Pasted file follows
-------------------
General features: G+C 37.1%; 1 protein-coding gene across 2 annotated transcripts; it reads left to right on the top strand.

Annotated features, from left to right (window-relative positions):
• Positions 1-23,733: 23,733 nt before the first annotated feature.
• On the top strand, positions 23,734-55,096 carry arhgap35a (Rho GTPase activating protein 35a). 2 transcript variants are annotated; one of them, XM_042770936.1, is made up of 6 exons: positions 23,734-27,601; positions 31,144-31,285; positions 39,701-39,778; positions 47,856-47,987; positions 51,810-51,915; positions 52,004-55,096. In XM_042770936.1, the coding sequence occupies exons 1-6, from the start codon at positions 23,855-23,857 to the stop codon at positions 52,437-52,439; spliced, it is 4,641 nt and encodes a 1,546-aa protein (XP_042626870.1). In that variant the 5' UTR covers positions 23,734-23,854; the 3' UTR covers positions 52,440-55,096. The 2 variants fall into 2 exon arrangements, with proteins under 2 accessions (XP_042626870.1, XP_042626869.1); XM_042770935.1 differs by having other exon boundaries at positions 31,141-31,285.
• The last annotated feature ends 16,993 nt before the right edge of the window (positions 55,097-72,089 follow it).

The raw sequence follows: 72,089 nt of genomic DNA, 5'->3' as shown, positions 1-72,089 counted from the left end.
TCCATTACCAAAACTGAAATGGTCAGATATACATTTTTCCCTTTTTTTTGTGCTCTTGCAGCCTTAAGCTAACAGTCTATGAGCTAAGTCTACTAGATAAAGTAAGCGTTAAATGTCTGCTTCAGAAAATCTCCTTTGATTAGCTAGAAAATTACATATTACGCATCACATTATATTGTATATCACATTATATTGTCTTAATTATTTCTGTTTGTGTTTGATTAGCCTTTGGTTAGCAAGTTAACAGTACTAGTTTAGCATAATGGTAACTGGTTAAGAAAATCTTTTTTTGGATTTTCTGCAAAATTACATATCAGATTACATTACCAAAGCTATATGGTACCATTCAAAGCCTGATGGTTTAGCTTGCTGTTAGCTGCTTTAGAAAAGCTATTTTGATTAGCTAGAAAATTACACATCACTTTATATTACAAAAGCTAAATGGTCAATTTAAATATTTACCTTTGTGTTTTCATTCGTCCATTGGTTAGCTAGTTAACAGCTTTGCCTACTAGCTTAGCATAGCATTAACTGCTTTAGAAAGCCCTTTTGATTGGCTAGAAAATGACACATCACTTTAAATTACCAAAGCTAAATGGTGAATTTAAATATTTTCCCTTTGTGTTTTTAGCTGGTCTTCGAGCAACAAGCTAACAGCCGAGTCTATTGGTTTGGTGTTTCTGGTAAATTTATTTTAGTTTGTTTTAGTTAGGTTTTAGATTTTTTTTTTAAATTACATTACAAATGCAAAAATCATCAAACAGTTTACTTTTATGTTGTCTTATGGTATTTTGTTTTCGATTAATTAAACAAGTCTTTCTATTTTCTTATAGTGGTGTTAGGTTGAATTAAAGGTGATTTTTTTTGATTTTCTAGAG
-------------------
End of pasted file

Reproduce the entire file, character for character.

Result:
General features: G+C 37.1%; 1 protein-coding gene across 2 annotated transcripts; it reads left to right on the top strand.

Annotated features, from left to right (window-relative positions):
• Positions 1-23,733: 23,733 nt before the first annotated feature.
• On the top strand, positions 23,734-55,096 carry arhgap35a (Rho GTPase activating protein 35a). 2 transcript variants are annotated; one of them, XM_042770936.1, is made up of 6 exons: positions 23,734-27,601; positions 31,144-31,285; positions 39,701-39,778; positions 47,856-47,987; positions 51,810-51,915; positions 52,004-55,096. In XM_042770936.1, the coding sequence occupies exons 1-6, from the start codon at positions 23,855-23,857 to the stop codon at positions 52,437-52,439; spliced, it is 4,641 nt and encodes a 1,546-aa protein (XP_042626870.1). In that variant the 5' UTR covers positions 23,734-23,854; the 3' UTR covers positions 52,440-55,096. The 2 variants fall into 2 exon arrangements, with proteins under 2 accessions (XP_042626870.1, XP_042626869.1); XM_042770935.1 differs by having other exon boundaries at positions 31,141-31,285.
• The last annotated feature ends 16,993 nt before the right edge of the window (positions 55,097-72,089 follow it).

The raw sequence follows: 72,089 nt of genomic DNA, 5'->3' as shown, positions 1-72,089 counted from the left end.
TCCATTACCAAAACTGAAATGGTCAGATATACATTTTTCCCTTTTTTTTGTGCTCTTGCAGCCTTAAGCTAACAGTCTATGAGCTAAGTCTACTAGATAAAGTAAGCGTTAAATGTCTGCTTCAGAAAATCTCCTTTGATTAGCTAGAAAATTACATATTACGCATCACATTATATTGTATATCACATTATATTGTCTTAATTATTTCTGTTTGTGTTTGATTAGCCTTTGGTTAGCAAGTTAACAGTACTAGTTTAGCATAATGGTAACTGGTTAAGAAAATCTTTTTTTGGATTTTCTGCAAAATTACATATCAGATTACATTACCAAAGCTATATGGTACCATTCAAAGCCTGATGGTTTAGCTTGCTGTTAGCTGCTTTAGAAAAGCTATTTTGATTAGCTAGAAAATTACACATCACTTTATATTACAAAAGCTAAATGGTCAATTTAAATATTTACCTTTGTGTTTTCATTCGTCCATTGGTTAGCTAGTTAACAGCTTTGCCTACTAGCTTAGCATAGCATTAACTGCTTTAGAAAGCCCTTTTGATTGGCTAGAAAATGACACATCACTTTAAATTACCAAAGCTAAATGGTGAATTTAAATATTTTCCCTTTGTGTTTTTAGCTGGTCTTCGAGCAACAAGCTAACAGCCGAGTCTATTGGTTTGGTGTTTCTGGTAAATTTATTTTAGTTTGTTTTAGTTAGGTTTTAGATTTTTTTTTTAAATTACATTACAAATGCAAAAATCATCAAACAGTTTACTTTTATGTTGTCTTATGGTATTTTGTTTTCGATTAATTAAACAAGTCTTTCTATTTTCTTATAGTGGTGTTAGGTTGAATTAAAGGTGATTTTTTTTGATTTTCTAGAG